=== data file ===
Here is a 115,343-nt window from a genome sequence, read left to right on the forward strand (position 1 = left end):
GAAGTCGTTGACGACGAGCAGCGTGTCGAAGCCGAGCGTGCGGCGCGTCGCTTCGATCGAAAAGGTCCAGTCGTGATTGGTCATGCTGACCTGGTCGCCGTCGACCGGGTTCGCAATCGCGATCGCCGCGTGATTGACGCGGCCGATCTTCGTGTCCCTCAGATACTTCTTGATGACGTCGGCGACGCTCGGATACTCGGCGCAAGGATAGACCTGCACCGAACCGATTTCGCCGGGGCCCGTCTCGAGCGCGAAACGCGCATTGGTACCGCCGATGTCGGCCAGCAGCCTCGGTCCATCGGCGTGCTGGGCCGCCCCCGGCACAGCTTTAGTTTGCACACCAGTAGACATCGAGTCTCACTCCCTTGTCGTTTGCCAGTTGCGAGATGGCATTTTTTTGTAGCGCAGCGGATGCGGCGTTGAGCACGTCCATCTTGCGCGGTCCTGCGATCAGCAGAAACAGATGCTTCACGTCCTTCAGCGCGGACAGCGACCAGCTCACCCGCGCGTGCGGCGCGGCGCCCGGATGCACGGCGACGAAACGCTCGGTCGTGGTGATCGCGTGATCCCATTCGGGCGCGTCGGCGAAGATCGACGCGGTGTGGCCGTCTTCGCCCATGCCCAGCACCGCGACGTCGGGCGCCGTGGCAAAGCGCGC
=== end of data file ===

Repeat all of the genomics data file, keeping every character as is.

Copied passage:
Here is a 115,343-nt window from a genome sequence, read left to right on the forward strand (position 1 = left end):
GAAGTCGTTGACGACGAGCAGCGTGTCGAAGCCGAGCGTGCGGCGCGTCGCTTCGATCGAAAAGGTCCAGTCGTGATTGGTCATGCTGACCTGGTCGCCGTCGACCGGGTTCGCAATCGCGATCGCCGCGTGATTGACGCGGCCGATCTTCGTGTCCCTCAGATACTTCTTGATGACGTCGGCGACGCTCGGATACTCGGCGCAAGGATAGACCTGCACCGAACCGATTTCGCCGGGGCCCGTCTCGAGCGCGAAACGCGCATTGGTACCGCCGATGTCGGCCAGCAGCCTCGGTCCATCGGCGTGCTGGGCCGCCCCCGGCACAGCTTTAGTTTGCACACCAGTAGACATCGAGTCTCACTCCCTTGTCGTTTGCCAGTTGCGAGATGGCATTTTTTTGTAGCGCAGCGGATGCGGCGTTGAGCACGTCCATCTTGCGCGGTCCTGCGATCAGCAGAAACAGATGCTTCACGTCCTTCAGCGCGGACAGCGACCAGCTCACCCGCGCGTGCGGCGCGGCGCCCGGATGCACGGCGACGAAACGCTCGGTCGTGGTGATCGCGTGATCCCATTCGGGCGCGTCGGCGAAGATCGACGCGGTGTGGCCGTCTTCGCCCATGCCCAGCACCGCGACGTCGGGCGCCGTGGCAAAGCGCGC